A lot of us probably spend some amount of energy wondering about the future. Sometimes, when there is something to look forward to, this exercise leaves us in a happy daze. But more often than not, thinking about the future induces a wave of anxiety. If we are lucky, it might wash over us, causing minimum damage. The other option is a lingering sense of paranoia – a feeling that somewhere, something is going to go wrong.
This is particularly the case if something traumatic has occurred recently. In the aftermath, you begin wondering if things could have turned out differently. Superficial Googling brought forth a term called “counterfactual thinking”. To quote Wikipedia directly – it is the human tendency to create possible alternatives to life events that have already occurred; something that is contrary to what actually happened. This is more of an “infinite yesterdays” scenario. It is easy to negate this thought process and say that the way ahead is forward, no point in crying over spilt milk, what good is obsessing over the past going to do etc (insert any other empty assurance). But counterfactual thinking need not necessarily always be a futile exercise. You can spend a few minutes crying over spilt milk before getting around to cleaning it. You can give your mind some leeway and let these thoughts flow. It may delay the healing process but blocking these thoughts is only going to add to the stress of coping.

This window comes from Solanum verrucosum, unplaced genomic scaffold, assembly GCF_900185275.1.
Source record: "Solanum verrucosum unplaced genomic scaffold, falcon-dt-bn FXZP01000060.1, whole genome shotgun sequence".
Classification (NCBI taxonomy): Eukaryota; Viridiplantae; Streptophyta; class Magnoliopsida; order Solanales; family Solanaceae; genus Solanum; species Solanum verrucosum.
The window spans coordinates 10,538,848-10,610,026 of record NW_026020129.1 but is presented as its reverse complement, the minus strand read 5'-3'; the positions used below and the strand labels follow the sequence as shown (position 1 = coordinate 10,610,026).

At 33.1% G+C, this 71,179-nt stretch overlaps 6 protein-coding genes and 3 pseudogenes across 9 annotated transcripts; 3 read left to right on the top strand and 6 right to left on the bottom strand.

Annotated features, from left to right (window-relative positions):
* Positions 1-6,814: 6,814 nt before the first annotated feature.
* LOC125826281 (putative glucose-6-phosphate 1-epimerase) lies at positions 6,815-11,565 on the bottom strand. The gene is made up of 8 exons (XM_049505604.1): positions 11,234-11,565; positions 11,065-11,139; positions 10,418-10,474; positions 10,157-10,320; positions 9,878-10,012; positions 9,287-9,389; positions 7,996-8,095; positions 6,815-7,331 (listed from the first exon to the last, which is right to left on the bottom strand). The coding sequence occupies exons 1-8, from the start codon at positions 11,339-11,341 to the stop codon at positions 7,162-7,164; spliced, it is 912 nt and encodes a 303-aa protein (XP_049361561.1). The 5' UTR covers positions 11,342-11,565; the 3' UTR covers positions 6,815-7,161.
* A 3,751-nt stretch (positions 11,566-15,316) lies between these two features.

And thinking about alternate paths could also lead to a better future wherein you’re a bit more informed and slightly more cautious. You’d probably be more careful about monitoring the pot of boiled milk because you know what the worst-case scenario looks like (okay, enough with the spilt milk analogies!). What I want to put across is that you don’t have to accelerate your healing process by cutting out these thoughts that seem pointless. In a rush to move on, we tend to cling on to the things that give us pleasure/joy and block any reminders of the event we want to forget.
We can take our time. We can take time to heal, time to feel, and time to pull ourselves out of the endless loop of counterfactual thoughts running in our minds. Because while we cannot alter our yesterdays, we still have the possibility of infinite tomorrows. And before someone points out the impossibility of tomorrows being “infinite”, I would like to counter that believing that the future is certain and making any plans is in itself a naïve endeavour. We might not live to see another tomorrow. But our delusion of there being one is what drives us to keep going forward. We have to believe in this delusion and we have to delude ourselves further to believe that tomorrow will be a better day.